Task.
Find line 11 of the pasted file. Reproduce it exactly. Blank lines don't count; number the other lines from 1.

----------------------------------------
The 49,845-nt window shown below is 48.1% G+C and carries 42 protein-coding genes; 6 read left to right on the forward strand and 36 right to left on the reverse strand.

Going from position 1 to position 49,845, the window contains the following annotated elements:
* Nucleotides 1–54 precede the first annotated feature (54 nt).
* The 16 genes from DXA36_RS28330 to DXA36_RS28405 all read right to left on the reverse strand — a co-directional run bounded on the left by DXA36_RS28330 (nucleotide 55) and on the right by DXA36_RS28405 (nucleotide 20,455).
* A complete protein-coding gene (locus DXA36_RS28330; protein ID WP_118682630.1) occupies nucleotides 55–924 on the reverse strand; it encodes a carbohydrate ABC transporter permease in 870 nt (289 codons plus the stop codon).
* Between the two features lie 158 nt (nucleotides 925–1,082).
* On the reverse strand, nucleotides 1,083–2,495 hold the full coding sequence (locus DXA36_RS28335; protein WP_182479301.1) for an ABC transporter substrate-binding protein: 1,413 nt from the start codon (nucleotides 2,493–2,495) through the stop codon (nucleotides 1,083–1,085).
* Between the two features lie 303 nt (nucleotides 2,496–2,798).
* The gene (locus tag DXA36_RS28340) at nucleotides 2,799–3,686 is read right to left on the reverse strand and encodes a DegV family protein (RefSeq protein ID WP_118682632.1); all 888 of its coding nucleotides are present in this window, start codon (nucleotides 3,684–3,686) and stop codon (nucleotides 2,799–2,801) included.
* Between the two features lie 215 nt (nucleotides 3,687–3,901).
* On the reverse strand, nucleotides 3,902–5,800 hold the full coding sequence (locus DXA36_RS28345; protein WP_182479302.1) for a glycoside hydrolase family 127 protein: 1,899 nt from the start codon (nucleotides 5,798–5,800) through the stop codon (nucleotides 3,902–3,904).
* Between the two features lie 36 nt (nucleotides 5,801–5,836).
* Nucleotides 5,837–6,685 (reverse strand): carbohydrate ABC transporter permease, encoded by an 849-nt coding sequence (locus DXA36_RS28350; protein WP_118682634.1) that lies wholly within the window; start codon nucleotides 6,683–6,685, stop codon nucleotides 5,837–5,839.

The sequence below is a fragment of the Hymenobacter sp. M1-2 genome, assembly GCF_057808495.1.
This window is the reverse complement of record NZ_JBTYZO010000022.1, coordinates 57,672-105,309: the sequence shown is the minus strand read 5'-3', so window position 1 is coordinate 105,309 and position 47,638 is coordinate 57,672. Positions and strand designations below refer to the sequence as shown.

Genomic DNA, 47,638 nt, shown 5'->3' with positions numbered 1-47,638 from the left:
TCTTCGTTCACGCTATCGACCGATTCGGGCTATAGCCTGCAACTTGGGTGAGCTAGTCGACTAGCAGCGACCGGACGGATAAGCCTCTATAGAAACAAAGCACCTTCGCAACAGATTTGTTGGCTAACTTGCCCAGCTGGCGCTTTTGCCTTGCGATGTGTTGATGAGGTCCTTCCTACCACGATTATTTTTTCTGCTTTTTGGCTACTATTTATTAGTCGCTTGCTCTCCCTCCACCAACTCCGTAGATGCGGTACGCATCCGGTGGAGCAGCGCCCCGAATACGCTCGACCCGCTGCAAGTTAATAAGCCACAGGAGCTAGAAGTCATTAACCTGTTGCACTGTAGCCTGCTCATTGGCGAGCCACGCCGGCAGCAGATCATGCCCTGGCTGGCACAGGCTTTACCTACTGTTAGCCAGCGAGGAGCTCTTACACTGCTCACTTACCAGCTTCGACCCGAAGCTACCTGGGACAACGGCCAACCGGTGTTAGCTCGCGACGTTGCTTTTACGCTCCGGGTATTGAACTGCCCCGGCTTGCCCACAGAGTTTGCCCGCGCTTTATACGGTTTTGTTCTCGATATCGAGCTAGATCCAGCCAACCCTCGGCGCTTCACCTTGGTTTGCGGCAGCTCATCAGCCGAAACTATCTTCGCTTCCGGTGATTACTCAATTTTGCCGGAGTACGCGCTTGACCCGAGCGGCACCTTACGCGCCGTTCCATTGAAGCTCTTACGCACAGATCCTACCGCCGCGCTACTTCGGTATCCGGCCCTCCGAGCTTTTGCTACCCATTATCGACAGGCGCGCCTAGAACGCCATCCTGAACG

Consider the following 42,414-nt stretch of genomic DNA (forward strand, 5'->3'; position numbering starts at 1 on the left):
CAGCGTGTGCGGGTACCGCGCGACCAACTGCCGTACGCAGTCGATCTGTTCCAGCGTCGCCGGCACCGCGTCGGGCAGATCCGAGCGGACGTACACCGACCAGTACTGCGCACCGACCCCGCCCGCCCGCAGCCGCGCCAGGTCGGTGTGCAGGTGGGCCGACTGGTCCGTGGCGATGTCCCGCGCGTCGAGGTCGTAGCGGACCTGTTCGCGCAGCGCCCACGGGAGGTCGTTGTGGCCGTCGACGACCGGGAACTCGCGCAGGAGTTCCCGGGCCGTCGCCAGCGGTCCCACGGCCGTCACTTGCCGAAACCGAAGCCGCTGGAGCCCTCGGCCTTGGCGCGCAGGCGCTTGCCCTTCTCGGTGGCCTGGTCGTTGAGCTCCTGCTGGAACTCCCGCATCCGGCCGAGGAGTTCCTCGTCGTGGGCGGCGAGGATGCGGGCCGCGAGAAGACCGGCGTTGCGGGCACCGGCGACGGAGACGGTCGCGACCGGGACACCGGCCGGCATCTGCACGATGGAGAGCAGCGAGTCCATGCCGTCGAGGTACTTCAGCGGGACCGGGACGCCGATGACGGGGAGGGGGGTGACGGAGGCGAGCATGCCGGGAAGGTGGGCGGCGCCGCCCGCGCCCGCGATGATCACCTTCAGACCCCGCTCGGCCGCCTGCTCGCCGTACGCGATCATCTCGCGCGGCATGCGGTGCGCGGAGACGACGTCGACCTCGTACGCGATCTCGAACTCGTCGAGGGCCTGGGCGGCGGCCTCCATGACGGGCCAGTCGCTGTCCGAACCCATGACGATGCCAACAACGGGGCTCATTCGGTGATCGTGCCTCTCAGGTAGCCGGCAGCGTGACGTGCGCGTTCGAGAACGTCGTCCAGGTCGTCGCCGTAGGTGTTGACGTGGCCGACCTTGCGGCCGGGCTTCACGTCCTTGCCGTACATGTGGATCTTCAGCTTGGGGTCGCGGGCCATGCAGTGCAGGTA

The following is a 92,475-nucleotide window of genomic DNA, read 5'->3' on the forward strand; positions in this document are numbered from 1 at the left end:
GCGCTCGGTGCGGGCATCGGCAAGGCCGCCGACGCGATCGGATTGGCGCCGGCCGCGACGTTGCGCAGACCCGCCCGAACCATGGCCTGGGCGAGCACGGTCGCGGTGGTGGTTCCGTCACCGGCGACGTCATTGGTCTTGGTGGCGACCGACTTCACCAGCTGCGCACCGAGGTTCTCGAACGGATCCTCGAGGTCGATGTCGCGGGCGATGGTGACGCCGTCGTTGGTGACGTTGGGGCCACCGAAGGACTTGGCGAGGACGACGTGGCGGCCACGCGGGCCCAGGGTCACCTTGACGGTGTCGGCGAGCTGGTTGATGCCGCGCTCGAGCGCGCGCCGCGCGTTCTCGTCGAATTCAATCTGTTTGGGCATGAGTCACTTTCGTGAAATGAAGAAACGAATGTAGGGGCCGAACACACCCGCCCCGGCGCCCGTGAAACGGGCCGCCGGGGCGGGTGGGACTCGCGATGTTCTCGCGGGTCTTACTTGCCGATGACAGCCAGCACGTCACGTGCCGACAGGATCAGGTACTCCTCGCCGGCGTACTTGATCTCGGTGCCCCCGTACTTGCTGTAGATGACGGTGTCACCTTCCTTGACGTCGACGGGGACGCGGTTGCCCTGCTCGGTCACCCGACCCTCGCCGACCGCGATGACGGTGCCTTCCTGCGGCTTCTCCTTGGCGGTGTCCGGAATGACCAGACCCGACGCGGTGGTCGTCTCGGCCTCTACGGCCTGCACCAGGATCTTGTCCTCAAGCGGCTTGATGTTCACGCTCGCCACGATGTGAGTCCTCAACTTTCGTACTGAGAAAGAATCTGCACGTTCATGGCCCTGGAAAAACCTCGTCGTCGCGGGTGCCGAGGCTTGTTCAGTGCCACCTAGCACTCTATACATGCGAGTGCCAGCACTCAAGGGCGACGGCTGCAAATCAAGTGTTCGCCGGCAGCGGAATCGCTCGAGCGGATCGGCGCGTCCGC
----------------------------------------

* On the reverse strand, nucleotides 3,902–5,800 hold the full coding sequence (locus DXA36_RS28345; protein WP_182479302.1) for a glycoside hydrolase family 127 protein: 1,899 nt from the start codon (nucleotides 5,798–5,800) through the stop codon (nucleotides 3,902–3,904).